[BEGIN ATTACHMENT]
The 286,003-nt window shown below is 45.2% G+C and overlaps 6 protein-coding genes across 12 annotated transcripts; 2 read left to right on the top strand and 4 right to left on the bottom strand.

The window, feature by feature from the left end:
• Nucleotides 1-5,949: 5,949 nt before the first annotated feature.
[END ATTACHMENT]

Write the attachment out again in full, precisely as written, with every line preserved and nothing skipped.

The 286,003-nt window shown below is 45.2% G+C and overlaps 6 protein-coding genes across 12 annotated transcripts; 2 read left to right on the top strand and 4 right to left on the bottom strand.

The window, feature by feature from the left end:
• Nucleotides 1-5,949: 5,949 nt before the first annotated feature.